In the Next Room at the Jungle Theater
The Jungle Theater has just opened Sarah Ruhlâ€™s Tony-nominated play, â€śIn the Next Room, or the vibrator play.â€ť Itâ€™s created quite a buzz, and with good reason. Itâ€™s a thoroughly satisfying experience, if I may say, and certainly put the pink in my cheeks!
Ruhl has taken an oddity of the Victorian Era and turned it into a most engaging examination of the Victorianâ€™s inhibiting conventions about our physical selves. True. But more than that, the play is about how real intimacy is the heartbeat of a meaningful relationship.
In an 1880â€™s spa town outside of New York City, Dr. Givings treats women (mostly) for a malady termed â€śhysteria.â€ť (Itâ€™s useful to know that this word comes from the Greek word for uterus.) Dr. Givings is enthralled with the wonders of electricity and enjoys a lively practice, presumably due to his invention, the electrical vibrator. The curious thing is (given that, historically speaking, people haven’t always been so laughably naĂŻve) that this treatment had no sexualâ€”or even sensualâ€”connection for the Victorians. Women benefited from the â€śtreatment,â€ť but not for the reasons supposed. The doctor even sees a rare case of hysteria in a manâ€”â€śbut he is an artist,â€ť the doctor explains, who he also treats (just guess how) with the same clinical and scientific approach.
Which is why itâ€™s a funny play. It would all seem too ridiculous, but for the fact that itâ€™s, essentially, true.
This production has just the right balance in Ruhlâ€™s characters to fashion both a touching story (sorry) and great entertainment. â€śLife as artâ€ť versus â€ślife as scienceâ€ť is neatly illustrated by juxtaposing Dr. Givings (played convincingly by John Middleton) and Ryan Underbakkeâ€™s character, the artist, Leo Irving. Practicality in the rakish husband, Mr. Daldry (played with gusto by Bradley Greenwald) is balanced by Catherine Givingâ€™s passion. Toss in Annie the nurse (Annie Enneking is perfect in this role), and Elizabeth, the wet nurse (Austene Van is just lovely), and multiple angles are served.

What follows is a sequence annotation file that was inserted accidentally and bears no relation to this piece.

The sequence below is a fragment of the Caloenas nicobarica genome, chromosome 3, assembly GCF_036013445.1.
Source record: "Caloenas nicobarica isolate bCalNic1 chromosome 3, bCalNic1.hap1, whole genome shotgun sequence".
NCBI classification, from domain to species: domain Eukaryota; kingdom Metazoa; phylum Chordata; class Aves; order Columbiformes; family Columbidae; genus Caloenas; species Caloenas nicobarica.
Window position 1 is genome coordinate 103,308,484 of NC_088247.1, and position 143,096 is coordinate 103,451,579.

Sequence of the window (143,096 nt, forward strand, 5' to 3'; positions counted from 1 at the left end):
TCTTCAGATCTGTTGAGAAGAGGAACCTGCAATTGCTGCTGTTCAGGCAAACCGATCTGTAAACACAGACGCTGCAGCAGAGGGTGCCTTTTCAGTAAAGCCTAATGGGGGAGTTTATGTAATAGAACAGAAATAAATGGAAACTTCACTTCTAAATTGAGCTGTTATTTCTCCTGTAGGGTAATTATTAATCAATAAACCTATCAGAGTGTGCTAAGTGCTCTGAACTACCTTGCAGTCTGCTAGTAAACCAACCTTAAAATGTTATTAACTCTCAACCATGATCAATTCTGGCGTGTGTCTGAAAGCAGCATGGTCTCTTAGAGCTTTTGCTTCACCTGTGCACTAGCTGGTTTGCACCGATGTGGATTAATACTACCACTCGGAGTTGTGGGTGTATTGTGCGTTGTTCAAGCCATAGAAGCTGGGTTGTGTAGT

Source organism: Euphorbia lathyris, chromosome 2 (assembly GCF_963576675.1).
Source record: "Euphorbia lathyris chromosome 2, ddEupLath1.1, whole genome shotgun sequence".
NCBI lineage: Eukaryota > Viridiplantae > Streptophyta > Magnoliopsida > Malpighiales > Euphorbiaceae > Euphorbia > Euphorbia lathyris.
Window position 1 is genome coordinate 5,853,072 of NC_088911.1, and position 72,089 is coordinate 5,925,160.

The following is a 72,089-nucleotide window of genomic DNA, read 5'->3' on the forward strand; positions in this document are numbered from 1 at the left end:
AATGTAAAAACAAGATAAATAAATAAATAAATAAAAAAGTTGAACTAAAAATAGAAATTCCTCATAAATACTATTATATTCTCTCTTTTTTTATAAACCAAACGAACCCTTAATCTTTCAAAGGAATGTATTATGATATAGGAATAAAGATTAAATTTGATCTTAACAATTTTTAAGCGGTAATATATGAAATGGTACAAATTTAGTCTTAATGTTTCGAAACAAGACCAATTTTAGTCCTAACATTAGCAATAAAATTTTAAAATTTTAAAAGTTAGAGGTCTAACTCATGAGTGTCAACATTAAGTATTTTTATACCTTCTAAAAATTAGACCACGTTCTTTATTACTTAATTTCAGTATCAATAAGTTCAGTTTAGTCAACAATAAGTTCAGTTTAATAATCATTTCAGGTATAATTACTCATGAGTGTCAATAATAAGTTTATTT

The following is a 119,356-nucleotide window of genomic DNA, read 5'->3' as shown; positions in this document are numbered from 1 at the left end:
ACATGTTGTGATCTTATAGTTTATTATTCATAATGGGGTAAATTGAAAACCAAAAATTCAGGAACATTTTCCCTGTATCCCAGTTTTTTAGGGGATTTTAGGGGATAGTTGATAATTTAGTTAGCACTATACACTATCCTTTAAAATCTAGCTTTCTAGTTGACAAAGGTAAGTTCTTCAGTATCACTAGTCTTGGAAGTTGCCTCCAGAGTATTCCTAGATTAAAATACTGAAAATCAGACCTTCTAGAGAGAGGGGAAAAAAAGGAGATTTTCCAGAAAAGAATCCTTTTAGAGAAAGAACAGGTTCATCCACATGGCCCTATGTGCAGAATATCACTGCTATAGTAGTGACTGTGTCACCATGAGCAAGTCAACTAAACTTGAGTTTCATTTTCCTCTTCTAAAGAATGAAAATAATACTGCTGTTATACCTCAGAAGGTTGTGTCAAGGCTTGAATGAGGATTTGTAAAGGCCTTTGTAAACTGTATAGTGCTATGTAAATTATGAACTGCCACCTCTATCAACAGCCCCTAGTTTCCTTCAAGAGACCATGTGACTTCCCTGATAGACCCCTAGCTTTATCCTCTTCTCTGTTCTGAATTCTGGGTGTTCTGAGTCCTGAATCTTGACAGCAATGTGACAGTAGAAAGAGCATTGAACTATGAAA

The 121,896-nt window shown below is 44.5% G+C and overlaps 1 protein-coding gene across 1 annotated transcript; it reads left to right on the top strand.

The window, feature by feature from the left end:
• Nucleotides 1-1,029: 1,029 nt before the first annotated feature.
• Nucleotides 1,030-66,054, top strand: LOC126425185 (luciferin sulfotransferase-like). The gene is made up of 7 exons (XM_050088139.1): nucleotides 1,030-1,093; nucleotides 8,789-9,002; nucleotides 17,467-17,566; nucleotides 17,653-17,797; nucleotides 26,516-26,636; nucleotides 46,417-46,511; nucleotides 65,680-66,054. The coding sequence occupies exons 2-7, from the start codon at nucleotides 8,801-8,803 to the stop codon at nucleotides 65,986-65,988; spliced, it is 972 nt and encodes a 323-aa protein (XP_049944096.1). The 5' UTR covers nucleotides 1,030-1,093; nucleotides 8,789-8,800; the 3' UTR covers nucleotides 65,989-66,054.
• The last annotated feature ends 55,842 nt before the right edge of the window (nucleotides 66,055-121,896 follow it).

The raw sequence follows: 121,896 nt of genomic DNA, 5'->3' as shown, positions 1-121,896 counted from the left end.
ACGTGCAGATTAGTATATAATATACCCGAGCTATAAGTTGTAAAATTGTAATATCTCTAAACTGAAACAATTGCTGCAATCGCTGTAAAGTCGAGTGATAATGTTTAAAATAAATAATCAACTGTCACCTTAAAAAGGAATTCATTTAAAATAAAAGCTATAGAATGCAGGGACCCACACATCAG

The story, in any case, belongs to the doctorâ€™s wife, Catherine, absolutely finessed by Christina Baldwin. At home with this delightfully drawn character, we discover with Catherine what sheâ€™s been missing, and cheer as she goes after it with wonderful abandon.
With the action of the play cloistered in two rooms of the doctor’s house, excuses were required for Catherine to be constantly answering the door. The device of a character forgetting a hat, gloves or scarf became a bit redundant, but the awkward entrances they create must occur to drive the plot forward. It is a comedy, and the farcical notes also kept the earthy subject matter light.
Catherine is not supposed to meet her husbandâ€™s patients, but sheâ€™s bored, restless, curious and lonely, and quickly befriends everyone who rings the doorbell, including Daldryâ€™s â€śhystericalâ€ť wife, Sabrina, played with skillful restraint by Emily Gunyou Halaas. The sensitive reveal for Sabrinaâ€™s general malaise is such an exquisite high point, it was almost an ending. Kudos, as well to Enneking for that.
In fact, there were more loose ends tied up after that point than was necessary: a few extra pages of telling, not showing. I suppose we had to get from Annie and Sabrina on the piano bench to the real ending somehow, but all that we cared about at that point was for Catherine to triumph – and she most certainly does. The final tableau is just magical.
The set, designed by the Jungleâ€™s artistic director, Bain Boehlke, was a beautifully draped and cushioned 19th-century parlor in inviting colors, adjacent to the doctorâ€™s unfussy â€śoperating theater.â€ť Costumes were just exquisite, with Baldwin and Halaas in bustles, corsets, and hats perched on the edge of piled-high hair. Who would have thought a play about vibrators could be so proper?
â€śIn the Next Roomâ€ť runs through December 16. Recommended!